Earlier this month we revealed that public funds were being used to promote the business of a sporting agent who had been convicted of raptor persecution (through being vicariously liable for the crimes of his gamekeeper). We encouraged blog readers to ask Tourism Minister Fiona Hyslop whether this was an appropriate use of tax payers’ money (see here).
One of the Minister’s aides has responded today as follows:
The problem with this response is that it doesn’t answer the question that was asked. That question to the Minister was:
“Were you aware that the Scottish Country Sports Tourism Group [in receipt of public funding from VisitScotland] is promoting a convicted wildlife criminal, and if so, do you think this is an appropriate use of public funds?”
And a few days after that question was posed to the Minister, we discovered that the Scottish Country Sports Tourism Group is also promoting the businesses of Invercauld Estate and Glendye Grouse Moor, where illegally-set traps have recently been found (see here).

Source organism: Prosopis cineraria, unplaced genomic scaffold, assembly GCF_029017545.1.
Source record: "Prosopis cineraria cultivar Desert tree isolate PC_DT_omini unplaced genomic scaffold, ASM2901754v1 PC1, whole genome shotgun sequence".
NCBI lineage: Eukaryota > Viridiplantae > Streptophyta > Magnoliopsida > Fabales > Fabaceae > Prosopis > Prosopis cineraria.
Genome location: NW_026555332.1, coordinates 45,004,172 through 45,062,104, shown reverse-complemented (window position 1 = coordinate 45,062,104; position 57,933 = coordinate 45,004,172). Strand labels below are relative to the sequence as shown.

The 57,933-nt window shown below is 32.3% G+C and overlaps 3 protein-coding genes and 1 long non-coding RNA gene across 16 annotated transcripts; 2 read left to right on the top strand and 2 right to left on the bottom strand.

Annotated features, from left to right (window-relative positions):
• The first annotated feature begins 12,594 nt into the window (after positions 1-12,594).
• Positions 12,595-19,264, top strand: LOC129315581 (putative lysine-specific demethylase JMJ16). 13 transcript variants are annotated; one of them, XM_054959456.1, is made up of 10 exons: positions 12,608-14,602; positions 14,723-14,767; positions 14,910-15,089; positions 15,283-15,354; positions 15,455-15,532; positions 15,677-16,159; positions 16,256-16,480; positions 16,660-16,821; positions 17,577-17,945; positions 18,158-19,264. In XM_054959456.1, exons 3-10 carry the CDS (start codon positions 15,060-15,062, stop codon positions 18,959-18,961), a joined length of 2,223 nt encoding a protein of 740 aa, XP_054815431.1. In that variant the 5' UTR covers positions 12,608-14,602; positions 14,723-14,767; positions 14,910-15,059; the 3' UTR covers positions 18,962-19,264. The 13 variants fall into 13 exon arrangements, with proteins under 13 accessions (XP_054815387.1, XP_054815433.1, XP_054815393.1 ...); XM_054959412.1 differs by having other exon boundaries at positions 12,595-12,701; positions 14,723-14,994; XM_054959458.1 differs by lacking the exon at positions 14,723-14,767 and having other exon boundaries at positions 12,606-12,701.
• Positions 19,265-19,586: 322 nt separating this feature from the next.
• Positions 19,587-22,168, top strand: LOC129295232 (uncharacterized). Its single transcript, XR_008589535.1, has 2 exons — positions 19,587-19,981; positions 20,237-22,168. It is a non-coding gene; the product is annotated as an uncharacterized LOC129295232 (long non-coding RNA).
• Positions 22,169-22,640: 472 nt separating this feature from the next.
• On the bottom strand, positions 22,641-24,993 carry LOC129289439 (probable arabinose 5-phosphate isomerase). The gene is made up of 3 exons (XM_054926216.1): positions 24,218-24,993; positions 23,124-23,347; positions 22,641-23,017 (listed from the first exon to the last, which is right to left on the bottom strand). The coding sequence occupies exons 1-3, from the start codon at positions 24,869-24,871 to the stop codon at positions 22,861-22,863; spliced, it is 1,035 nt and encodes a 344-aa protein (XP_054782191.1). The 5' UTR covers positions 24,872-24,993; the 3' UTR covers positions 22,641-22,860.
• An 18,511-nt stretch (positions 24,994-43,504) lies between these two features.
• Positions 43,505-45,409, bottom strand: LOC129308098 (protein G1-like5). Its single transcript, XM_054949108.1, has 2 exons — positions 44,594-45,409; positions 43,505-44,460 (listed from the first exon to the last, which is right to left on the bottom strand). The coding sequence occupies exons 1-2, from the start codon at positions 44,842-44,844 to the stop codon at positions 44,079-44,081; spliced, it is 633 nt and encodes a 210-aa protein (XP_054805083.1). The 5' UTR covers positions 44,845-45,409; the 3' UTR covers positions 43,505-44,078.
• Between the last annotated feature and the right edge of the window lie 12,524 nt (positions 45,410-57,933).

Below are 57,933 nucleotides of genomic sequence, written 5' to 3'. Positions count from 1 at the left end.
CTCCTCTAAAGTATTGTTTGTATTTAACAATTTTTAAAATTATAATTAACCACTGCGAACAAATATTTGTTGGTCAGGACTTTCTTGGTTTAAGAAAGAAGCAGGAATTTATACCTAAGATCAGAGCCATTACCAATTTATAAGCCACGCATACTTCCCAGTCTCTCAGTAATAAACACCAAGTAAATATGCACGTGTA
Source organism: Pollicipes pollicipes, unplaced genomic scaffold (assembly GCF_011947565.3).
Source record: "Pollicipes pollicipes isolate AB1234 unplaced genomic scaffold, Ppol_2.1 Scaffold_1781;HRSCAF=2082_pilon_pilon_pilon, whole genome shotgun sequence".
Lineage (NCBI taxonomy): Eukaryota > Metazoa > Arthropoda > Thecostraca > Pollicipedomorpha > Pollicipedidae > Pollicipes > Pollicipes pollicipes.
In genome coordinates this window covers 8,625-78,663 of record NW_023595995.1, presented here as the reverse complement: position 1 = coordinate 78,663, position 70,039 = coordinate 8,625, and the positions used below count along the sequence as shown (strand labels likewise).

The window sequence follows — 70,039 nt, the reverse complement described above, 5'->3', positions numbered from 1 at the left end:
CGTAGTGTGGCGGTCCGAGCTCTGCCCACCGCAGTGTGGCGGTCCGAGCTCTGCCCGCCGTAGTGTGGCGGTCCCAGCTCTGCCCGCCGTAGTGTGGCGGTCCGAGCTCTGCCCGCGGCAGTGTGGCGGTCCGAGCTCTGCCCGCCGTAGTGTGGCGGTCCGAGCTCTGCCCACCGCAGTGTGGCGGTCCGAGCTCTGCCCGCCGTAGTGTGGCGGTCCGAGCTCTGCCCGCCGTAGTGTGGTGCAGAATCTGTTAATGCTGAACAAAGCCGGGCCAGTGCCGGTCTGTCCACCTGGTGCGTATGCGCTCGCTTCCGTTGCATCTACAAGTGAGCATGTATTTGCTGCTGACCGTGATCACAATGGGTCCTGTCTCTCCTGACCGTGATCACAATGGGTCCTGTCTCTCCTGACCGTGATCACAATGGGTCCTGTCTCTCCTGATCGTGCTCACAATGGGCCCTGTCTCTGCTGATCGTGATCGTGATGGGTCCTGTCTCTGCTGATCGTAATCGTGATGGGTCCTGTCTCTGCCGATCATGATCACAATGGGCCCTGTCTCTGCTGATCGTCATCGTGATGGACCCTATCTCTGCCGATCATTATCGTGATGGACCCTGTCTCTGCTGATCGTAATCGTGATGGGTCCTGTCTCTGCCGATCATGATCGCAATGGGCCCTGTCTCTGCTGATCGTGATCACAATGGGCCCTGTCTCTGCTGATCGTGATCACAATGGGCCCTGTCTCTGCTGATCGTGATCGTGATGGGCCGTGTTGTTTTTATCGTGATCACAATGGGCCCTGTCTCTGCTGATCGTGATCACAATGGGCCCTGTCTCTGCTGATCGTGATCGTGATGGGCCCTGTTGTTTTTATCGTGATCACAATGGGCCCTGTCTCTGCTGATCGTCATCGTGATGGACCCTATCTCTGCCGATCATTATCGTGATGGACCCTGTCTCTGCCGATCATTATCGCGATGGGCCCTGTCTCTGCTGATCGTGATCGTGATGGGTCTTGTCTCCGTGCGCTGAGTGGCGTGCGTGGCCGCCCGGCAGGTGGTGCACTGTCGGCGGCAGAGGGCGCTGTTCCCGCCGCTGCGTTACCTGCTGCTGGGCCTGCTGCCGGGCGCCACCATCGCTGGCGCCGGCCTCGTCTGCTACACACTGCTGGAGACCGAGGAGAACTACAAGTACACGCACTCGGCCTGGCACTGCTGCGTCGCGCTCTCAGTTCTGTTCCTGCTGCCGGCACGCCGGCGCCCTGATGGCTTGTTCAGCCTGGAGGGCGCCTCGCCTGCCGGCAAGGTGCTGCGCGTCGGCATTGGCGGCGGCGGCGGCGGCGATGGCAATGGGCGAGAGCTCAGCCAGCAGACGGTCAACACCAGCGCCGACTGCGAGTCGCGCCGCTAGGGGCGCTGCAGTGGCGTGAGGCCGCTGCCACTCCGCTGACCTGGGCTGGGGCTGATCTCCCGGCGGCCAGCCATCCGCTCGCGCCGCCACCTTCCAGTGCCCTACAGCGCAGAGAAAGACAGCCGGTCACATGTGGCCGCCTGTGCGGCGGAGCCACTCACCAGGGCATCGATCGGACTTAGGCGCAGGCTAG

So, we’ll be writing again to the Tourism Minister and asking her to please answer the question:
‘Are you aware that the Scottish Country Sports Tourism Group, in receipt of public funding from VisitScotland, is promoting the business of a convicted wildlife criminal and that of two estates where illegal activity has been uncovered, and if so, do you think this is an appropriate use of public funds?‘
We’re also aware that one of our blog readers has contacted his local MSP about this issue (thank you) and his MSP has now written to the Chief Exec of VisitScotland, Malcolm Roughead, to ask for an explanation.
This issue isn’t going away any time soon.